Unless expressly denied by the terms of an easement, the owner of a servient estate is entitled to make reasonable changes in the location or dimensions of an easement, at the servient owner's expense, to permit normal use or development of the servient estate, but only if the changes do not (a) significantly lessen the utility of the easement, (b) increase the burdens on the owner of the easement in its use and enjoyment, or (c) frustrate the purpose for which the easement was created. This is a default rule, to apply only in the absence of an express prohibition against relocation in the instrument creating the easement and only to changes made by the servient, not the dominant, estate owner. It permits development of the servient estate to the extent it can be accomplished without unduly interfering with the legitimate interests of the easement holder. It maximizes the over-all property utility by increasing the value of the servient estate without diminishing the value of the dominant estate, minimizes the cost associated with an easement by reducing the risk that the easement will prevent future beneficial development of the servient estate, and encourages the use of easements.
MPM owned a parcel of land, which was subject to an easement owned by Dwyer. The easement provided access to a public way and had three branches, based on old cartways. Before MPM subdivided its property for development, MPM sought to consolidate the right-of-way and improve it, but the Dwyer, who owned the easement, rejected the proposal. MPM filed an action seeking a declaration that it could relocate a right-of-way. The trial court entered summary judgment in favor of Dwyer, the dominant owner of the easement interest and dismissed MPM's action.The case was appealed to the Supreme Judicial Court of Massachusetts.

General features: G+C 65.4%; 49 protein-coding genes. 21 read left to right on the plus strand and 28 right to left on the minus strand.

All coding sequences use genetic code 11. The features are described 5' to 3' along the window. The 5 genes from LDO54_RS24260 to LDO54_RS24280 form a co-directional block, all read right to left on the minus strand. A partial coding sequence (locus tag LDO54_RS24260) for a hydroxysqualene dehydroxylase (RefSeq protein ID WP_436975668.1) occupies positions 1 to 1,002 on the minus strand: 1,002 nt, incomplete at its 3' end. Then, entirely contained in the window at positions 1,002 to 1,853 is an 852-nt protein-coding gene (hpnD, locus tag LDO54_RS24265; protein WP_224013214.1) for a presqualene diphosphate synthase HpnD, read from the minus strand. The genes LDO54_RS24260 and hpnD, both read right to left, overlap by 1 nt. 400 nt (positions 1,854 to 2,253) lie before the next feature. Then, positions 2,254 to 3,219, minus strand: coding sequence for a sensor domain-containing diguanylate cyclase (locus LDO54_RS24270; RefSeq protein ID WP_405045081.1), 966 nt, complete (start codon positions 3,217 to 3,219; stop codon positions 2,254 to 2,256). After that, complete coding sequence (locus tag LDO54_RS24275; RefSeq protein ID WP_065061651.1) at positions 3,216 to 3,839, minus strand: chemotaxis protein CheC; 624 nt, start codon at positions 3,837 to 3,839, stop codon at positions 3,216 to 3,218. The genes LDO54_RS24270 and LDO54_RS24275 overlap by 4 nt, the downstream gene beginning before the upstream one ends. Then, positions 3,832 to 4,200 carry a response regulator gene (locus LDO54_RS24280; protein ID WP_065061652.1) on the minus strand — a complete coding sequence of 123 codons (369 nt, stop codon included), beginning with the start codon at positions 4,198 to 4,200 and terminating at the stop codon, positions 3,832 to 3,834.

Is the owner of a servient estate entitled to unilaterally change the location of an easement to permit development of the servient estate?
The high court held that the trial court had correctly applied Massachusetts common law in denying relief to MPM. Nevertheless, it went on to adopt Restatement (Third) of Property (Servitudes) § 4.8 (3) in place of Massachusetts common law. The Court held the owner of a servient estate may relocate a right-of-way if there was no contrary provision in the instrument creating the easement, the easement's utility was not lessened, the easement owner was not burdened in its use and enjoyment, and the purpose of the easement was not frustrated. Therefore, the case was remanded for findings on those issues.